Saturday, 18 June 2011


   Ten years ago, I bought a load of Kelsches from Alsace Loraine, thinking that the weaves were interesting and very folklorique .  Nearly all were unused, hand-woven with lovely texture, with the family initials on them and rarely, pearl buttons or the handmade linen buttons referred to in  BLOG re Dorset buttons (FOR DORSET READ GERMANY and BUTTONY).  There was no great interest in my finds and I consigned them to the back of my store, out of sight and mind.
   Today I cleared the store out, ready for next week's big clearance sale here in Bradford on Avon, at the Church Hall, July 1st.2nd Fri.Sat., and found three neglected Kelsches hiding there.   A few weeks ago I advertised some newly acquired ones (I cannot resist them!) and they flew out to keen buyers see BLOG  - CHECK IT OUT and KELSCHES IN QUANTITY, now all sold out!

Cotton check Kelsch  4'7 X 5'5"

Pair of Trad. damask weave Kelsches initials C.P.
So now I have a few more for anyone disappointed and scans below show them in detail - both lots in perfect, unused condition.  The fabric makes lovely cushions and seats for antique chairs and benches and I have seen them used very effectively as kitchen curtains, they are very sturdy and washable (40o).  The double pair are in a very traditional rustic damask weave that I have seen in table cloths, runners and  napkins and has a very strong twill weave background, and are lined in calico - the other is double-sided, so lots more yardage and in a strong cotton.   The pair are £140 and the single £55 plus postage.  Alsace Loraine is a very prosperous area with a fine tradition of textiles and weaving not to mention a lot of wine growing.  They also have coalmines and steel works.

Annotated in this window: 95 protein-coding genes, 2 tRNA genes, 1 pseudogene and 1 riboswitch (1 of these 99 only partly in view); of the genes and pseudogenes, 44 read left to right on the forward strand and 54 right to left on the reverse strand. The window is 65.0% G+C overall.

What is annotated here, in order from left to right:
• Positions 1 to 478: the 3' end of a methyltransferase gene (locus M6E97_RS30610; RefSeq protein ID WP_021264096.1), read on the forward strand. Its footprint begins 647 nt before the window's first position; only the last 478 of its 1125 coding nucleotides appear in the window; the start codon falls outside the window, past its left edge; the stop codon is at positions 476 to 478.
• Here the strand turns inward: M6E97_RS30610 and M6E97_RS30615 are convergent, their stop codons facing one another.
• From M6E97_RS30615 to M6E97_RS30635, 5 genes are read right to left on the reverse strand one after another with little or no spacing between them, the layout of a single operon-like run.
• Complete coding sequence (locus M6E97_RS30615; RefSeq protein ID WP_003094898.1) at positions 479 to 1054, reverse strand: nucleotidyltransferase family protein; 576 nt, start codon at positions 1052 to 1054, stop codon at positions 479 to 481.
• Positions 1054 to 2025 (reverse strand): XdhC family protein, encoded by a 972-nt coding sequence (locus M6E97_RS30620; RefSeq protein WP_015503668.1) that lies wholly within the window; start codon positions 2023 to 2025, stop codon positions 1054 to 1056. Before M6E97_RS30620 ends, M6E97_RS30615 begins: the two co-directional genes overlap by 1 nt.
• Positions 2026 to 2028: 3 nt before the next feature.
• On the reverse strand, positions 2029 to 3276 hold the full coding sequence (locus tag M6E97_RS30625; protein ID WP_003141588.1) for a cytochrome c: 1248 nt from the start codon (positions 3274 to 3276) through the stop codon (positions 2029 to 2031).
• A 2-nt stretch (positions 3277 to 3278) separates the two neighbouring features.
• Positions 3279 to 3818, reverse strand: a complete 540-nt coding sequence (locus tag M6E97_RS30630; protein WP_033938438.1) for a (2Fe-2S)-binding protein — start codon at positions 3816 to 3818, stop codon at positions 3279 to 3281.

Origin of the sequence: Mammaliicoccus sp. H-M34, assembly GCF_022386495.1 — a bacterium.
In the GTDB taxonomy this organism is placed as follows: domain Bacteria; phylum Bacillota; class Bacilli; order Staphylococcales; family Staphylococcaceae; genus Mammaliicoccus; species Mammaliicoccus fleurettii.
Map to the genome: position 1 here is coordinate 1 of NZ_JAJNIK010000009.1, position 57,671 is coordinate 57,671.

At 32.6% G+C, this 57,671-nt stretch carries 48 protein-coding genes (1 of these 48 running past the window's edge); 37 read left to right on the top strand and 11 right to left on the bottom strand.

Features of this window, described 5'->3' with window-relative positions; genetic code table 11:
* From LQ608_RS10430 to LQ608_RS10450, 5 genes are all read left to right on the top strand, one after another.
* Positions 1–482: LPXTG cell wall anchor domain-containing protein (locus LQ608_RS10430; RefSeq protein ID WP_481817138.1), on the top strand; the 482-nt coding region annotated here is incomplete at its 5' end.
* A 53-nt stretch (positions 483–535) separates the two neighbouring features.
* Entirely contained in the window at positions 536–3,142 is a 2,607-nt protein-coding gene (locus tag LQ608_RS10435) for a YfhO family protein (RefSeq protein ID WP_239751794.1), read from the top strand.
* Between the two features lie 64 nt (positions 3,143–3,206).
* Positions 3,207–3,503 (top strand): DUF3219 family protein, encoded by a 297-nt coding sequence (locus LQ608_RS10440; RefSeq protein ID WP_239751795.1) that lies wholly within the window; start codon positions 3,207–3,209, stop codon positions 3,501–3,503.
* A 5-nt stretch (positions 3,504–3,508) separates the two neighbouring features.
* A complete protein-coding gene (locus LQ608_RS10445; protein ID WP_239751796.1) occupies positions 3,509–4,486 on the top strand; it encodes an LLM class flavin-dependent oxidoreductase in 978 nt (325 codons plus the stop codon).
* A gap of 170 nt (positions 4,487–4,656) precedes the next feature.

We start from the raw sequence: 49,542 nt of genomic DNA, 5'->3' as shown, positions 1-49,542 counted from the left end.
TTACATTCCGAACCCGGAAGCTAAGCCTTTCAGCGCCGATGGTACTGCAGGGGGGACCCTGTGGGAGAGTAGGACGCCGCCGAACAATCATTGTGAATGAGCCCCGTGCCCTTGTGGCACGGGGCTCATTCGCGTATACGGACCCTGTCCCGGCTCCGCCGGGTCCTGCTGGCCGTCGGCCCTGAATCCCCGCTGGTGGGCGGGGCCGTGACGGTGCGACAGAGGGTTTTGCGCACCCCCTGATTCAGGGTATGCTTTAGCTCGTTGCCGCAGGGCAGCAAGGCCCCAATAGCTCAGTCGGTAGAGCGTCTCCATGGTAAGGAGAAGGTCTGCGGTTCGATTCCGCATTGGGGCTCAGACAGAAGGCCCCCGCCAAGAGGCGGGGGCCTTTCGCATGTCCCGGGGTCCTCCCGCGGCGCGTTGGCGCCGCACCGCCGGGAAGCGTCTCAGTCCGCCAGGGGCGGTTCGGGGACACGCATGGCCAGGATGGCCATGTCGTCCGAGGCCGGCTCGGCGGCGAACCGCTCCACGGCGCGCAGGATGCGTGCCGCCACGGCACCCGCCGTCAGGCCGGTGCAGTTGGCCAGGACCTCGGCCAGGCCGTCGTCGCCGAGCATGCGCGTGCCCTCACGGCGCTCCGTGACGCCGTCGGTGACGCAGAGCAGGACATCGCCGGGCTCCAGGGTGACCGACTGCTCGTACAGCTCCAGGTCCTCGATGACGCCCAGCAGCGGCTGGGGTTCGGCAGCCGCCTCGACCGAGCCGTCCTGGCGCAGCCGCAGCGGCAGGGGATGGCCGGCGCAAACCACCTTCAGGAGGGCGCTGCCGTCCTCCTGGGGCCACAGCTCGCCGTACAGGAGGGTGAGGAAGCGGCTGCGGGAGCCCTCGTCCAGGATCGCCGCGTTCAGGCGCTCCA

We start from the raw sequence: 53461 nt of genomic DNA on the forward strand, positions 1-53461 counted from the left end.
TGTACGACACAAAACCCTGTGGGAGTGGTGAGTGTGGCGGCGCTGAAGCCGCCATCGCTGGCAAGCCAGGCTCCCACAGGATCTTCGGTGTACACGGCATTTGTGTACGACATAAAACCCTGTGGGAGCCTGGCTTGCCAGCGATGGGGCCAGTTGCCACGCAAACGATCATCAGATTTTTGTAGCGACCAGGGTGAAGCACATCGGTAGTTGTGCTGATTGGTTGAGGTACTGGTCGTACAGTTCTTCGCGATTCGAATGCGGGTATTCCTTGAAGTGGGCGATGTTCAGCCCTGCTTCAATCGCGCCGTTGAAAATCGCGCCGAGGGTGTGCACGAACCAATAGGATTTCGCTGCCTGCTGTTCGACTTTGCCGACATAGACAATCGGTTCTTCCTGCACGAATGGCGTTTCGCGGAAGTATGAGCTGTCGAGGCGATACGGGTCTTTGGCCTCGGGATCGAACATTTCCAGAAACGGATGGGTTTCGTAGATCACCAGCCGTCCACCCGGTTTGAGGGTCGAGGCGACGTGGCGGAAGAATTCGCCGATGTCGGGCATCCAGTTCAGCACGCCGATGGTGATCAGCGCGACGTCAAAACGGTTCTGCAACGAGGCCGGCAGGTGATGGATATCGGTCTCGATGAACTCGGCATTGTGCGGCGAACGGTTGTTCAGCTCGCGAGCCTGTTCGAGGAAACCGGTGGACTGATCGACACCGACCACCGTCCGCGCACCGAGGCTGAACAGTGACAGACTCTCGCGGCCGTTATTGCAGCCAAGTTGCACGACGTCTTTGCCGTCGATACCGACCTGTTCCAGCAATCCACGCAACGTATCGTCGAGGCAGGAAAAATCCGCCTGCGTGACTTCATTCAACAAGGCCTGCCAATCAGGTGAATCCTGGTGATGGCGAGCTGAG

Historically there is still a strong German influence and I think it comes out in their designs, and they have a little girl figure called Hansi in their very traditional costume with a strange black hat, who is often depicted on ribbons, table cloths, china etc., all highly collectable.
      I was so interested to read some more info. on Kelsches in a very good article in "Selvedge" magazine today - I didn't know that they only used red and blue and natural white linen and hemp and the name Kelsch was a corruption of the word Kolnisch Blau after the town of Cologne where woad was produced near the river Rhine.  A Monsieur Gander has done a lot to revive the weaving of Kelsches; his family of weavers go back to the 17th.  Century in Alsace . see

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